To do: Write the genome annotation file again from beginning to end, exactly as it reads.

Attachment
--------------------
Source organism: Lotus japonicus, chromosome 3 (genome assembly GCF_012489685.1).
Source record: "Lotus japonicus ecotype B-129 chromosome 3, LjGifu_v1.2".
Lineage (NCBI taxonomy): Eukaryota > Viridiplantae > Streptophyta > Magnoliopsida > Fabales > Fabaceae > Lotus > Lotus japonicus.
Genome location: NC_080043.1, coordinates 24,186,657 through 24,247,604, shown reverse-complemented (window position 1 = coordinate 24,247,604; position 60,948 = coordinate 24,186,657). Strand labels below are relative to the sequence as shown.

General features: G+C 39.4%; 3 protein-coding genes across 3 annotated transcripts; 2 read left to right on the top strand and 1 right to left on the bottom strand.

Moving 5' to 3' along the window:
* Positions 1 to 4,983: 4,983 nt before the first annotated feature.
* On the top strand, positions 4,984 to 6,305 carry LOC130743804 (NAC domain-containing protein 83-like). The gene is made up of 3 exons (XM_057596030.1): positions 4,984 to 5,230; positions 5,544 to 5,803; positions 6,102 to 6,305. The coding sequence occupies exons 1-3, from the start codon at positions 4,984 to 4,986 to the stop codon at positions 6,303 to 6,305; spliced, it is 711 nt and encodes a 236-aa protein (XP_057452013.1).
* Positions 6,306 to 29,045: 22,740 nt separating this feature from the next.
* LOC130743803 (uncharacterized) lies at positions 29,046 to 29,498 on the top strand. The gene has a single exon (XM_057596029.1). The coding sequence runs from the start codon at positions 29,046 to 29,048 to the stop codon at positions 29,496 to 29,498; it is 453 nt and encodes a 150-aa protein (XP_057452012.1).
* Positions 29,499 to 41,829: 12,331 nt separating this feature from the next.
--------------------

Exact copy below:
Source organism: Lotus japonicus, chromosome 3 (genome assembly GCF_012489685.1).
Source record: "Lotus japonicus ecotype B-129 chromosome 3, LjGifu_v1.2".
Lineage (NCBI taxonomy): Eukaryota > Viridiplantae > Streptophyta > Magnoliopsida > Fabales > Fabaceae > Lotus > Lotus japonicus.
Genome location: NC_080043.1, coordinates 24,186,657 through 24,247,604, shown reverse-complemented (window position 1 = coordinate 24,247,604; position 60,948 = coordinate 24,186,657). Strand labels below are relative to the sequence as shown.

General features: G+C 39.4%; 3 protein-coding genes across 3 annotated transcripts; 2 read left to right on the top strand and 1 right to left on the bottom strand.

Moving 5' to 3' along the window:
* Positions 1 to 4,983: 4,983 nt before the first annotated feature.
* On the top strand, positions 4,984 to 6,305 carry LOC130743804 (NAC domain-containing protein 83-like). The gene is made up of 3 exons (XM_057596030.1): positions 4,984 to 5,230; positions 5,544 to 5,803; positions 6,102 to 6,305. The coding sequence occupies exons 1-3, from the start codon at positions 4,984 to 4,986 to the stop codon at positions 6,303 to 6,305; spliced, it is 711 nt and encodes a 236-aa protein (XP_057452013.1).
* Positions 6,306 to 29,045: 22,740 nt separating this feature from the next.
* LOC130743803 (uncharacterized) lies at positions 29,046 to 29,498 on the top strand. The gene has a single exon (XM_057596029.1). The coding sequence runs from the start codon at positions 29,046 to 29,048 to the stop codon at positions 29,496 to 29,498; it is 453 nt and encodes a 150-aa protein (XP_057452012.1).
* Positions 29,499 to 41,829: 12,331 nt separating this feature from the next.